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Technical Paper

The Secondary Organic Carbon (SOC) Formation from a CRDI Automotive Diesel Engine Exhaust

Condensed soot coming out of vehicular exhaust is commonly classified as organic carbon (OC) and elemental carbon (EC). OC can be directly emitted to the atmosphere in the particulate form (primary carbon) from the tailpipe or can be produced by gas-to-particle conversion process (secondary organic carbon, SOC). Under typical atmospheric dilution conditions, most of the semi-volatile material is present in the form of soot. SOC holds wider implications in terms of their adverse health and climate impact. Diesel exhaust is environmentally reactive and it has long been understood that the ambient interaction of exhaust hydrocarbons and NOx results in the formation of ozone and other potentially toxic secondary organic carbon species. The current emission norms look at the primary emissions from the engine exhaust. Also, research efforts are geared towards controlling the emissions of primary carbon.
Technical Paper

Measurement of Lubricating Oil Film Thickness between Piston Ring -liner Interface in an Engine Simulator

The interface between the piston rings and cylinder liner play an important role in total frictional losses and mechanical wear of internal combustion engine and is increasingly coming under scrutiny as legislated particulate emission standards are getting more and more stringent. The capacitance method is used for measurement of minimum oil film thickness between piston ring and liner interface. Measurement of capacitance formed between the piston ring and a probe mounted flush in the liner provides an accurate means of determining the oil film thickness provided that the region between the probe and liner is flooded with oil and dielectric constant of the oil is known. This paper presents detailed design and measurement of lubricating oil film thickness using capacitive micro sensor in a non-firing engine simulator. Lubricating oil film thickness was found to vary between 0.2μm to 8μm in the non firing engine simulator.
Technical Paper

Field Trials of Biodiesel (B100) and Diesel Fuelled Common Rail Direct Injection Euro-III Compliant Sports Utility Vehicles in Indian Conditions

Biodiesel is being explored as a sustainable renewable fuel for vehicles in India due to mounting foreign exchange expenditure to import crude petroleum. Significant amount of research and development work is being undertaken in India to investigate various aspects of biodiesel utilisation in different types of engines. This study is an effort to jointly investigate the use of biodiesel (B100) in an unmodified BS-III compliant sports utility vehicle (SUV) by a consortium of academia (IIT Kanpur) and Industry (M&M) to realistically assess whether biodiesel is compatible with modern engine technology vehicles. Two identical vehicles were operated in tandem using biodiesel (B100) and mineral diesel (B00) respectively for 30,000 kilometers in field conditions. The lubricating oil samples were collected and detailed analysis for assessing the comparative effect of new fuel (B100) vis-à-vis mineral diesel was carried out.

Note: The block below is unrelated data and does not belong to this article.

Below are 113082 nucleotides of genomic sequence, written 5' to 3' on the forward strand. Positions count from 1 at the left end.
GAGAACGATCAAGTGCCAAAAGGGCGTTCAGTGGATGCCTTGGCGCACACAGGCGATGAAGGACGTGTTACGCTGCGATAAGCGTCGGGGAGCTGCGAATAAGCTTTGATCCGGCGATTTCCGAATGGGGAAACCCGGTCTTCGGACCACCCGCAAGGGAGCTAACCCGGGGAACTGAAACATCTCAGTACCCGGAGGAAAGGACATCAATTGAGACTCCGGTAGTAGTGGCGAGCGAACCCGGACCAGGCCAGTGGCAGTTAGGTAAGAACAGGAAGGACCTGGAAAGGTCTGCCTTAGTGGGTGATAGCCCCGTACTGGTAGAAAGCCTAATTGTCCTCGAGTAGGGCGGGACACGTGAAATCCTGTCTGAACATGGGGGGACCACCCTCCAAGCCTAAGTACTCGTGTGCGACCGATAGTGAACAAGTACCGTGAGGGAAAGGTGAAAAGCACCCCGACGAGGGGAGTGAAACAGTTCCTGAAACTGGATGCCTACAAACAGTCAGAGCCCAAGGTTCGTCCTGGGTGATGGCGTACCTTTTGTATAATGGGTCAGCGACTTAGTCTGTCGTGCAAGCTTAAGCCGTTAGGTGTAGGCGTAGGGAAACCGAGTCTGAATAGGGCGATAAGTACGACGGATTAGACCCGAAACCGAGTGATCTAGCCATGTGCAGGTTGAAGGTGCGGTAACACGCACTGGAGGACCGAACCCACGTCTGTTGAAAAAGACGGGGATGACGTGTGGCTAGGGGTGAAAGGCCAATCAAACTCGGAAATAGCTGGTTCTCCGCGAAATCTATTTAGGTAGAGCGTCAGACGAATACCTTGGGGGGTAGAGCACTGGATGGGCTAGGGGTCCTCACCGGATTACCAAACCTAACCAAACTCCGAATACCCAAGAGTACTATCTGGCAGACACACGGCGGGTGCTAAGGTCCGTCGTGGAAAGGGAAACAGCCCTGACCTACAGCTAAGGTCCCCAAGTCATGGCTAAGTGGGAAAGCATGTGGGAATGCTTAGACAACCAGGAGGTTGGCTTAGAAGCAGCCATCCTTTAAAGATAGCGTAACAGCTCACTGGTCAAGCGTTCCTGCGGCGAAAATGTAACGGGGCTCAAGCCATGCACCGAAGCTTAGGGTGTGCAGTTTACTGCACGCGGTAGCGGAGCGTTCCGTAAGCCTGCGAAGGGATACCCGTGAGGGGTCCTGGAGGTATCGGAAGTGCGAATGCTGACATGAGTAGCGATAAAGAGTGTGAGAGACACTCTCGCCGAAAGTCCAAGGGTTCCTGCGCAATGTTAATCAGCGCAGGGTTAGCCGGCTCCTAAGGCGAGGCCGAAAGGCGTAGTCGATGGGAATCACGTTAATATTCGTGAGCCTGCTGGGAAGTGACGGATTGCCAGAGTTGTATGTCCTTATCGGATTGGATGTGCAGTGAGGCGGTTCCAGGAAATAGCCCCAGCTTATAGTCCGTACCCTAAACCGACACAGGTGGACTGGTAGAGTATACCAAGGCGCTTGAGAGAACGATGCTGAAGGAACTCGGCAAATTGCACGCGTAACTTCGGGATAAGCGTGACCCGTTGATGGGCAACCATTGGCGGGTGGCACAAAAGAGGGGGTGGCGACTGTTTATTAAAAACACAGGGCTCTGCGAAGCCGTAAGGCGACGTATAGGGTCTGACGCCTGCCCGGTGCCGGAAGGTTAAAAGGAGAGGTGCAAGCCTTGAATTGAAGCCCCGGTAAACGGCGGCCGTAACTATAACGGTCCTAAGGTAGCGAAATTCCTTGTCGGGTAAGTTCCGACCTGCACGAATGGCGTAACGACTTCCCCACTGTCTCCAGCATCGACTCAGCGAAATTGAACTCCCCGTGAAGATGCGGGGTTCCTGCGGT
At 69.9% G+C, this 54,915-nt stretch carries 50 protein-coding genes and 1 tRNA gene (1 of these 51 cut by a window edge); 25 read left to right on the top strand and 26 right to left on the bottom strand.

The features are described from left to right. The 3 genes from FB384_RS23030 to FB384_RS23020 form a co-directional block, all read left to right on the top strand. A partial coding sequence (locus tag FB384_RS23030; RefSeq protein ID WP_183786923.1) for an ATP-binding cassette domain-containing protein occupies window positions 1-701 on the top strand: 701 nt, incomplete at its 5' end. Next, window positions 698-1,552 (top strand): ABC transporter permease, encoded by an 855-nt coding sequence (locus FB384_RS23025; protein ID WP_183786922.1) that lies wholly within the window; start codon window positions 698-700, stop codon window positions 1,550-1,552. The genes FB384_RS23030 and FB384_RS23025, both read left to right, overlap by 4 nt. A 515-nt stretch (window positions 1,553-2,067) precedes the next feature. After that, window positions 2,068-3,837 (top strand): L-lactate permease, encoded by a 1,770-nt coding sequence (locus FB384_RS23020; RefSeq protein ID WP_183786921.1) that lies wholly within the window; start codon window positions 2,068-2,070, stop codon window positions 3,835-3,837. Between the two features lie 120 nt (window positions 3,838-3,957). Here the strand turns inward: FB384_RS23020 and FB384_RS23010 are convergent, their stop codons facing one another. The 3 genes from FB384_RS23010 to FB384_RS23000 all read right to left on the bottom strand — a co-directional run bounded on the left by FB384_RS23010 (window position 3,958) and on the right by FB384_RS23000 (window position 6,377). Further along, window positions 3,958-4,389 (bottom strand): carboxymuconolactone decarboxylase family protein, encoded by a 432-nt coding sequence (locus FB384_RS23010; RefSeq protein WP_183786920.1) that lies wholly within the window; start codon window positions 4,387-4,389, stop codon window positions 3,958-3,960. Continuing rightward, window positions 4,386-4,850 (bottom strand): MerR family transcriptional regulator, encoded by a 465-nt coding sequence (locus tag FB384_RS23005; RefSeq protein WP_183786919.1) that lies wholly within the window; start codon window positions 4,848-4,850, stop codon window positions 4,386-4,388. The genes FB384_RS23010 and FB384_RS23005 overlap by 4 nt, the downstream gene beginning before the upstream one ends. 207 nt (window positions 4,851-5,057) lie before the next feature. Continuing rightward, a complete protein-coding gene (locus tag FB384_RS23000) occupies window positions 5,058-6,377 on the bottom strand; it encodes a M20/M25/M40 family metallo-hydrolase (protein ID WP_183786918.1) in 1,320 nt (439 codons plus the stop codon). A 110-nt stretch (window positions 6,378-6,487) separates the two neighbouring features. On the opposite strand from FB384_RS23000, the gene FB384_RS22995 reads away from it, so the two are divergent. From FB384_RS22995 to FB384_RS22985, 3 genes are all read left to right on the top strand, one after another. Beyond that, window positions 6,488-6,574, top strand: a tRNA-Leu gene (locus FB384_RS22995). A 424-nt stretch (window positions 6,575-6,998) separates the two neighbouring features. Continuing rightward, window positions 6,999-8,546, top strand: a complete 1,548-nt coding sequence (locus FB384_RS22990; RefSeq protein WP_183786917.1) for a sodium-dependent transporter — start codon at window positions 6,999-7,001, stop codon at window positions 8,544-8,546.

Journal Article

Experimental Investigations of the Tribological Properties of Lubricating Oil from Biodiesel Fuelled Medium Duty Transportation CIDI Engine

Biodiesel is mono alkyl ester derived from vegetable oils through transesterification reaction and can be used as an alternative to mineral diesel. In the present research, methyl ester of rice-bran oil (ROME) is produced through transesterification of rice-bran oil using methanol in presence of sodium hydroxide (NaOH) catalyst. Various properties like viscosity, density, flash point, calorific value of the biodiesel thus prepared are characterized and found comparable to diesel. On the basis of previous research for performance, emission and combustion characteristics, a 20% blend of ROME (B20) was selected as optimum biodiesel blend for endurance test. Endurance test of 100 hours was conducted on a medium duty direct injection transportation diesel engine. Tests were conducted under predetermined loading cycles in two phases: engine operating on mineral diesel and engine fuelled with 20% biodiesel blend.
Technical Paper

Diesel Exhaust Particulate Characterization for Poly Aromatic Hydrocarbons and Benzene Soluble Fraction

This study was set out to characterize particulate emissions from diesel engines in terms of poly aromatic hydrocarbon emissions and Benzene Soluble Organic Fraction. The characteristics of DPM vary with engine operating conditions, quality of fuel and lubricants being used. Hence the diesel exhaust for the purpose of toxicity characterization needs to be studied for Organic Matter in terms of Poly Aromatic Hydrocarbon (PAH) and Benzene Soluble Fraction (BSF). Therefore, the objectives of the present research are to characterize the diesel exhaust particulate matter for the above parameters under varying engine operating conditions/loads. Six PAHs, namely Chrysene, Benzo (k) Flouranthene, Benzo (a) Pyrene, Dibenzo (a, h) Anthracene, Benzo (g,h,i) Perylene and Indenopyrene were analyzed on High Pressure Liquid Chromatography (HPLC). PAH concentrations in the particulates of Mahindra DI engine were affected by engine loads.